Our view: buy
Share price: 1,990p (+75p)
Companies are not usually fond of new regulations, as they often bring new costs. But new rules mean more business for Intertek, whose stock-in-trade is testing the quality and safety of products to make sure that they meet the required standards.
Yesterday, it posted what analysts regard as strong half-yearly results. Beyond the headline figures – group revenues were up 17 per cent, while pre-tax profits rose by 14 per cent – we were particularly encouraged by the divisional breakdown.
The commodities business, which provides services such as independent cargo inspection, grew operating profits by around 20 per cent, while the industry and assurance arm, which is being bolstered with the integration of the recently bought Moody International technical services business, proved even stronger.
On the downside, the consumer goods division, which serves the textiles and toys industries, was not as strong, with revenues rising, but operating profits and the operating margin easing. Part of this was down to weakness in China, which offset strong growth in Turkey, Vietnam, Bangladesh and Korea. And although this may prompt concern in some quarters, we think Intertek's international spread should help it to regain its composure, not least because it has been investing in new facilities and activities.
In fact, the company's international reach, and the diverse nature of its operations, are its most attractive features. This means that it is well placed to live through temporary weaknesses in one sector or geography, something that is particularly valuable in light of today's changeable economic backdrop.
The valuation is also supportive. Although at first glance it may look a tad pricey at nearly 19 times forward earnings, it is important to remember that Intertek still lags behind its closest peer, SGS, which trades on more than 20 times. The strong growth, coupled with the valuation gap, give us confidence to keep buying.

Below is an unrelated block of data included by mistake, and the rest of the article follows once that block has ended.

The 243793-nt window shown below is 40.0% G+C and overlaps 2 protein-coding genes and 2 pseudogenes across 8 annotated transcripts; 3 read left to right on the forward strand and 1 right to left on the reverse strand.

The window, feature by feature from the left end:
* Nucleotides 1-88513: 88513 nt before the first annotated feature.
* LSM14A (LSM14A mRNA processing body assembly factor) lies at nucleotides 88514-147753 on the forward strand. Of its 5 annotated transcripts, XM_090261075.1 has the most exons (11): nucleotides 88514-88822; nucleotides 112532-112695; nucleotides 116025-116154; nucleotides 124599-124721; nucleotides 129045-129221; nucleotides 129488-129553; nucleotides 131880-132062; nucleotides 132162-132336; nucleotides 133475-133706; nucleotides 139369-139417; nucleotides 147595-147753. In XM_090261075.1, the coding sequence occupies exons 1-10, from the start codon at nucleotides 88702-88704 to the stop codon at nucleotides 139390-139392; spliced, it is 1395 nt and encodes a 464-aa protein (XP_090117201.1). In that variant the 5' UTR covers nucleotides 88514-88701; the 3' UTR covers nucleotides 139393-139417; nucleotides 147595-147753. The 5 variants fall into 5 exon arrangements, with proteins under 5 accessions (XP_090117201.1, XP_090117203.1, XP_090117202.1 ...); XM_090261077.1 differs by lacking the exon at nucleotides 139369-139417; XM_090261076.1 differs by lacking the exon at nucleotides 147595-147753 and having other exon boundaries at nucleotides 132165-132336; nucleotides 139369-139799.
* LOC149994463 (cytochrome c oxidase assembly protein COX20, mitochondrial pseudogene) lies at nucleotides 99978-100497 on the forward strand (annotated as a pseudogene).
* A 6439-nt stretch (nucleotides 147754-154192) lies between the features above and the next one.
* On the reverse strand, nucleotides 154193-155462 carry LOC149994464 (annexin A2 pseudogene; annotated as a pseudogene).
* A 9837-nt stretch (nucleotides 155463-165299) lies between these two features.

Our view: avoid
Share price: 89.5p (-2.3p)
It has been a tricky few years for Rentokil Initial, and despite promises of an imminent turnaround, it is not yet time for any but the most harum-scarum of investors to take the plunge.
Although it saw a first-half revenue boost from its textile and pest-control businesses, Rentokil posted an overall drop in pre-tax profits last week. The problem is its City Link parcel delivery operation, which saw operating losses nearly triple to £17.8m after more than three years in the red.
True, Rentokil Initial chief executive Alan Brown blamed lost customers and the winter snows for City Link's tardy turnaround. It is also true that the new City Link management team of David Smith and Robert Peto – both from Royal Mail – does inspire confidence. And the results did come in marginally higher than analysts' expectations.
But Rentokil Initial's forecast of a return to profit in the fourth quarter and a possible dividend next spring does not convince us yet. It is just the latest of a string of such promises from a company that has not paid a dividend since 2008.
That said, the shares, which have underperformed the market by 23 per cent over the past 12 months, are already pricing in a hefty slab of risk. So, although Rentokil Initial is one to avoid for the moment, it is worth watching nonetheless.
Our view: buy
Share price: 137p (+0.75p)
A profit warning is not the best way to start the year, but that is what happened with Hornby in January. Part of the cause was supply shortages, so the news – released with its full-year results in June – that the issues had been resolved was a major relief.
Yesterday's interim management statement from the toy maker confirmed that the supply-chain problems had not re-emerged, a major boon considering that it is hoping to benefit from London 2012 fever with a number of tie-in products. The company also revealed that it was enjoying a year-on-year sales rise in both the UK and the rest of Europe.
House broker Numis is predicting a full-year pre-tax profit of £7.4m, which would be £3m ahead of the previous 12 months. Much will depend on Christmas, but the resolution of supply-chain issues, plus the expected boost from next year, points to a positive outlook for the shares.